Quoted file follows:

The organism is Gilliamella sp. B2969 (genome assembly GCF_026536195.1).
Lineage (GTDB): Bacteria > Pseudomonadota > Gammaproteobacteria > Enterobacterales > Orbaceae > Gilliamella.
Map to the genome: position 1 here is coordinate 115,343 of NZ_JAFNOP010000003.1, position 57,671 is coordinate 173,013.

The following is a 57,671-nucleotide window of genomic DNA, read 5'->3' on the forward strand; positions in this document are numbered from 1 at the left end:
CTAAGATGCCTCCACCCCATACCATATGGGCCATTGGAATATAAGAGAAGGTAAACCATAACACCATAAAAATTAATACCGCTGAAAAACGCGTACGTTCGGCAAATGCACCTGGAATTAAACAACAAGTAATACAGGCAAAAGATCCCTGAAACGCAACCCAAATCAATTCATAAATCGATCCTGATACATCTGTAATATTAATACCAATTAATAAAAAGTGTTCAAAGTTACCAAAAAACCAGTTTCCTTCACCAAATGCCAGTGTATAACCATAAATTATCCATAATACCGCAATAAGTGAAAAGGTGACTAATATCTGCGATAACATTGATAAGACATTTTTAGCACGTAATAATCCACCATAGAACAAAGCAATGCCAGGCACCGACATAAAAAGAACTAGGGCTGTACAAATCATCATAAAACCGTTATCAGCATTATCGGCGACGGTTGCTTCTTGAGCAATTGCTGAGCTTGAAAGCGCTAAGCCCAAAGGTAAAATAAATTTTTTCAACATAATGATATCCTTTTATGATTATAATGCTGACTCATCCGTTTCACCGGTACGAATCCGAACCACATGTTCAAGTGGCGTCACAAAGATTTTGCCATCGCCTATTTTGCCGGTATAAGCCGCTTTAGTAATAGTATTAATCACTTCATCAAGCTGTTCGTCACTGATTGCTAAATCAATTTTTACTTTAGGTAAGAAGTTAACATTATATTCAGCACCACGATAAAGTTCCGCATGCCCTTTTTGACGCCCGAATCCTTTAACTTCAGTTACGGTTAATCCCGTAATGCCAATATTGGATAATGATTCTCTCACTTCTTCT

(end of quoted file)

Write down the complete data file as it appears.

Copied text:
The organism is Gilliamella sp. B2969 (genome assembly GCF_026536195.1).
Lineage (GTDB): Bacteria > Pseudomonadota > Gammaproteobacteria > Enterobacterales > Orbaceae > Gilliamella.
Map to the genome: position 1 here is coordinate 115,343 of NZ_JAFNOP010000003.1, position 57,671 is coordinate 173,013.

The following is a 57,671-nucleotide window of genomic DNA, read 5'->3' on the forward strand; positions in this document are numbered from 1 at the left end:
CTAAGATGCCTCCACCCCATACCATATGGGCCATTGGAATATAAGAGAAGGTAAACCATAACACCATAAAAATTAATACCGCTGAAAAACGCGTACGTTCGGCAAATGCACCTGGAATTAAACAACAAGTAATACAGGCAAAAGATCCCTGAAACGCAACCCAAATCAATTCATAAATCGATCCTGATACATCTGTAATATTAATACCAATTAATAAAAAGTGTTCAAAGTTACCAAAAAACCAGTTTCCTTCACCAAATGCCAGTGTATAACCATAAATTATCCATAATACCGCAATAAGTGAAAAGGTGACTAATATCTGCGATAACATTGATAAGACATTTTTAGCACGTAATAATCCACCATAGAACAAAGCAATGCCAGGCACCGACATAAAAAGAACTAGGGCTGTACAAATCATCATAAAACCGTTATCAGCATTATCGGCGACGGTTGCTTCTTGAGCAATTGCTGAGCTTGAAAGCGCTAAGCCCAAAGGTAAAATAAATTTTTTCAACATAATGATATCCTTTTATGATTATAATGCTGACTCATCCGTTTCACCGGTACGAATCCGAACCACATGTTCAAGTGGCGTCACAAAGATTTTGCCATCGCCTATTTTGCCGGTATAAGCCGCTTTAGTAATAGTATTAATCACTTCATCAAGCTGTTCGTCACTGATTGCTAAATCAATTTTTACTTTAGGTAAGAAGTTAACATTATATTCAGCACCACGATAAAGTTCCGCATGCCCTTTTTGACGCCCGAATCCTTTAACTTCAGTTACGGTTAATCCCGTAATGCCAATATTGGATAATGATTCTCTCACTTCTTCT